Assemblyman Tom Ammiano’s response to The Chronicle’s Editorial “No on Prop 19”

Your editorial against Proposition 19 (“No on Prop. 19,” Sept. 16) once again shows that The Chronicle clearly hasn’t done its homework with regard to marijuana policy.

Indeed, the devil is in the details, and with closer review, you would have understood that Prop. 19 is more than just a “slogan or concept.” It is an opportunity to overturn the utter failure of years of marijuana prohibition.

I introduced AB390 nearly two years ago not only to address California’s economic crisis but more importantly to begin a rational discussion about how best to regulate the state’s largest cash crop, estimated to be worth roughly $14 billion a year.

The reality is clear: Marijuana is a huge part of our state’s economy, and we can no longer afford to keep our heads in the sand. The time to act is now. No bill or proposition is perfect, and certainly Prop. 19 has some flaws, but to agree that the “war on drugs” has been an abject failure yet refuse to take action to change it simply defies all logic and common sense.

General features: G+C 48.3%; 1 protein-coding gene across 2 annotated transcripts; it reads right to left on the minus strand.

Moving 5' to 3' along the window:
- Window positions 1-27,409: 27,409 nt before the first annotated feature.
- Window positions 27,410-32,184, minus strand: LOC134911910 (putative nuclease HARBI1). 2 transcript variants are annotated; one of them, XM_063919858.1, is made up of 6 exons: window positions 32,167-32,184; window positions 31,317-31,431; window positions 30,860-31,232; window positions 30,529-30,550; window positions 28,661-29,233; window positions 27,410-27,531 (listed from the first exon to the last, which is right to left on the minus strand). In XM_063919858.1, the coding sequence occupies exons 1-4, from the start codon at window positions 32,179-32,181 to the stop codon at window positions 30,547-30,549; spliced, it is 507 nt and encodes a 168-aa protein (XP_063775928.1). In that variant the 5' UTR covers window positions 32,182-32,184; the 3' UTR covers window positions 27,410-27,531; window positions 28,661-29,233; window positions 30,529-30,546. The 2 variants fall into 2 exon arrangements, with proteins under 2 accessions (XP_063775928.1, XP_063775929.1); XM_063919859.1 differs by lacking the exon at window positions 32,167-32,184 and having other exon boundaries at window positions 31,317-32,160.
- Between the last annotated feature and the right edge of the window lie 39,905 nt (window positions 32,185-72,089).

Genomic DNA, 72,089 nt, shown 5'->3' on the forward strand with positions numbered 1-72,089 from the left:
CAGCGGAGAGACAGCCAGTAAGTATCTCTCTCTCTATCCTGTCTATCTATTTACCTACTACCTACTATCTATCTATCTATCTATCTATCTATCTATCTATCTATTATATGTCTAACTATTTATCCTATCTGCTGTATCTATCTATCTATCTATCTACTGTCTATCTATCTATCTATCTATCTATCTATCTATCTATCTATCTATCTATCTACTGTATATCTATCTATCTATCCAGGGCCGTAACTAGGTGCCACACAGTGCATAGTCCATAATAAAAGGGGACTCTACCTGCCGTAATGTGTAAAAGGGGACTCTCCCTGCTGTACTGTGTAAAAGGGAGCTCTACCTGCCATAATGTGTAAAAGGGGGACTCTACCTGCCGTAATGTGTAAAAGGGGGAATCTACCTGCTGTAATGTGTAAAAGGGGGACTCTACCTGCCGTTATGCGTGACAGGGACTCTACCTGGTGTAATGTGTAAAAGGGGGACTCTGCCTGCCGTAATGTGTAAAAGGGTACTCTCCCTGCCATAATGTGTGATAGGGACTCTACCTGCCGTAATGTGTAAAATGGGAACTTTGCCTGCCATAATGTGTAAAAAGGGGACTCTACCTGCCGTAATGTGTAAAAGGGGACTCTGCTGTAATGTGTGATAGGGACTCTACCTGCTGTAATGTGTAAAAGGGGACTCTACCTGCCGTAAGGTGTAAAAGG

At what point do we say enough is enough? In 2008 alone, more than 61,000 Californians were arrested for misdemeanor marijuana possession. That same year, about 60,000 violent crimes went unsolved statewide. Resources tied up fighting marijuana would be better spent solving and preventing violent felonies and other major crimes. In its report on Prop. 19, the state Legislative Analyst’s Office wrote that “jail beds needed for marijuana offenders could be used for other criminals who are now being released early because of a lack of jail space.”

Regulating and controlling marijuana would make it less available to our youth, protect our public lands from illicit crops, generate new revenue and improve public safety by allowing our law enforcement agencies to reprioritize their efforts towardz more serious crimes.

As a member of the state Assembly, I believe we must bring innovation and problem solving toward creating a sane public policy for marijuana, not just stand idly by and wait for the federal government to act. Fighting for same-sex marriage and creating Healthy San Francisco are clear examples of how change happens. Prop. 19 is our opportunity to reform a policy that has been a catastrophe for our state.

This spirit is what makes California great: We lead, not follow, and I urge people to help move California forward with its policy on marijuana before it goes up in smoke.

Assemblyman Tom Ammiano, D-San Francisco

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